Itís an old idea that plants that are specialised for particular pollinators should become invasive less often than those which can be pollinated
by a broad range of animal species. Most plant species will not encounter their original pollinators when introduced elsewhere so to reproduce in their novel range
they will have to recruit novel pollinators. Although this is not a great challenge for the many species pollinated by a broad range of animal taxa in their native
range, pollination specialists, it would seem, are unlikely to recruit novel pollinators and their invasion should be prevented by failure to reproduce. This has
been shown to hold for species like figs, where pollinator distribution is quite restricted. C·I·B PhD student James Rodger, with supervisors and
co-authors C·I·B core team member Steve Johnson and former C·I·B postdoc Mark van Kleunen, shed new light on this concept in a recent
study that was published as the cover story in the May 2010 issue of
The International Journal of Plant Sciences.
The authors investigated the pollination of the specialised plant Lilium formosanum (Formosa lily) in its invasive range in KwaZulu-Natal, South
Africa. They found that reproduction of this species is partially dependent on pollinators although it is self-compatible and can set some seed by autonomous self-pollination.
Flowers are pale coloured, scented at night and contain nectar at the base of a long floral tube, features typical of plants specialised for pollination by hawkmoths. The
primary pollinator in Kwazulu-Natal is indeed a hawkmoth, the cosmopolitan Agrius convolvuli. Most intriguing is that A. convolvuli is indigenous across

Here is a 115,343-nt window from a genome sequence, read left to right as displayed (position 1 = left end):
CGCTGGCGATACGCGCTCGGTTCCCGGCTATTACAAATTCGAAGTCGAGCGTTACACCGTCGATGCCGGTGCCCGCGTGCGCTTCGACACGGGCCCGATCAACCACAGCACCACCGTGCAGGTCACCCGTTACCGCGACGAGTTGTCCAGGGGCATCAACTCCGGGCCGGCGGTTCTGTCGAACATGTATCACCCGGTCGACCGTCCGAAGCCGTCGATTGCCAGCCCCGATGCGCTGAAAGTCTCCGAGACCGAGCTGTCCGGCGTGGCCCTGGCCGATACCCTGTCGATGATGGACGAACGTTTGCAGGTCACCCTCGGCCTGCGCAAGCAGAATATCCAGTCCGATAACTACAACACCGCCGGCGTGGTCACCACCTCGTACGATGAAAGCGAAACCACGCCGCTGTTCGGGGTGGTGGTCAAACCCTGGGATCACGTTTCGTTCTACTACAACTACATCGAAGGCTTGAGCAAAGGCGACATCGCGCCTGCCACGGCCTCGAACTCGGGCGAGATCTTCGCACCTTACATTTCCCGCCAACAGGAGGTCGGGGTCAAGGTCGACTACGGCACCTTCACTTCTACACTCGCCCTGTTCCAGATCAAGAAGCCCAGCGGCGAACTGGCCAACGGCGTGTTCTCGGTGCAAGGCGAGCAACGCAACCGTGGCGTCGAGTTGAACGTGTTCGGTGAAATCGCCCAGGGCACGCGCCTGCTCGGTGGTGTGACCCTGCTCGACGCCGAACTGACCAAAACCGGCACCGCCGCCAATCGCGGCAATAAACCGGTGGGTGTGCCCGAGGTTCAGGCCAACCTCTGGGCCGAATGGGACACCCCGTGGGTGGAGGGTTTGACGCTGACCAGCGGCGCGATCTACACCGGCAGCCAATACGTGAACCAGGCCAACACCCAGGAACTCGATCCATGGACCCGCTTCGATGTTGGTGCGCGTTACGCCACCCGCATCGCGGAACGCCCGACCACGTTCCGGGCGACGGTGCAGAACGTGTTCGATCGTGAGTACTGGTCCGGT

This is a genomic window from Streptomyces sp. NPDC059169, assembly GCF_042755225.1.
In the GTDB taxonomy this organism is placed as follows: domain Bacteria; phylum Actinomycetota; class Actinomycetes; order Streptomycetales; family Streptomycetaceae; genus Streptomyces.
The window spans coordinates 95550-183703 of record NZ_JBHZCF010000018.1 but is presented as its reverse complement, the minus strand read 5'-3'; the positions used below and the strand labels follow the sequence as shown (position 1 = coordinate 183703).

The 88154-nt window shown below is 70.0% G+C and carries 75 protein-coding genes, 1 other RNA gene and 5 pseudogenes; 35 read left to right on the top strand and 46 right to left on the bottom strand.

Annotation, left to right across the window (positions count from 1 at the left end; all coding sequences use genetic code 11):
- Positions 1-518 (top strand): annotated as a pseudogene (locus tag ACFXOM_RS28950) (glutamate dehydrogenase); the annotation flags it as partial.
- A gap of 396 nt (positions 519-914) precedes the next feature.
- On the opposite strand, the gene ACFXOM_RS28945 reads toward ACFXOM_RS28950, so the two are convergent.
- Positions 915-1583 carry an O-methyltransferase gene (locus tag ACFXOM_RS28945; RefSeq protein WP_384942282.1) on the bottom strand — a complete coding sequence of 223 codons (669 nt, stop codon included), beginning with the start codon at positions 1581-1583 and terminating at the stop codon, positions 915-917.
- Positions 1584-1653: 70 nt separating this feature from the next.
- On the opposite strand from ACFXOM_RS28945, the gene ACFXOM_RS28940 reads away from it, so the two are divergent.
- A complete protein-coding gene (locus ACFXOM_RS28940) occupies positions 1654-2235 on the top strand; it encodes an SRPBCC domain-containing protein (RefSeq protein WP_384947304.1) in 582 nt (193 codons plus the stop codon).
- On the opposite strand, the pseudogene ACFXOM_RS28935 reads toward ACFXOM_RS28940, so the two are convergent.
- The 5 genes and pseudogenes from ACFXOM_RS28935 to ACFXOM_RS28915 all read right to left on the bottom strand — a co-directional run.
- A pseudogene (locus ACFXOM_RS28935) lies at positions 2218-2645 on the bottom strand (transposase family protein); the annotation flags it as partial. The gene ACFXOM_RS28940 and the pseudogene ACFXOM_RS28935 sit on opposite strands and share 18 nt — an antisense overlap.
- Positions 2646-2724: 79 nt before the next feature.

most of Africa and the warmer parts of Europe and Asia, including Taiwan. Agrius convolvuli therefore probably pollinates L. formosanum in its native range
too. Upon introduction to South Africa, L. formosanum would then have found its original pollinator already present, so in this case specialised pollination would
not have hindered invasion.
The prediction that specialised pollination systems should hinder plant invasions thus needs to be refined. Specialised pollination can be expected to
impede invasion only when the pollinator species and functional groups onto which plants are specialised have narrow distributions. This improvement in understanding
contributes to a longstanding and elusive goal of invasion biology- to be able to prevent invasions by predicting whether species will become invasive before they are
Specialised plants need not necessarily find the exact same pollinator species in the novel range as pollinators are often functionally equivalent from the plantís
point of view. Nicotiana glauca is specialised for hummingbird pollination in Argentina but has recruited sunbirds to pollinate it in South Africa (photo E).
Hummingbirds and sunbirds both belong to a functional group of specialist nectar feeding bird pollinators. Similar examples exist for other pollinator functional
groups. Stapelia gigantea, native to South Africa where it is pollinated by carrion flies (photo A), is invasive in Venezuela by virtue of pollination by
indigenous carrion flies (photo B, taken in Cerro Seroche National Park, Venezuela); Gomphocarpus physocarpus is pollinated by paper wasps (Vespidae) in its
native range in South Africa (photo C) and in Australia where it is invasive (Photo D) and the buzz-pollinated Senna didymobotrya from West Africa is pollinated
by carpenter bees (Xylocopa, Apidae) in South Africa (photo F).
Photo credits: A, C, & F by SD Johnson, B by I. Herrera, D by M. Ward and E by S. Geerts.
Read the paper
Rodger, J. G., van Kleunen, M., and Johnson, S. D.,
Does specialized pollination impede plant invasions?
International Journal of Plant Sciences 171 (4), 382 (2010)
Contact the author: James Rodger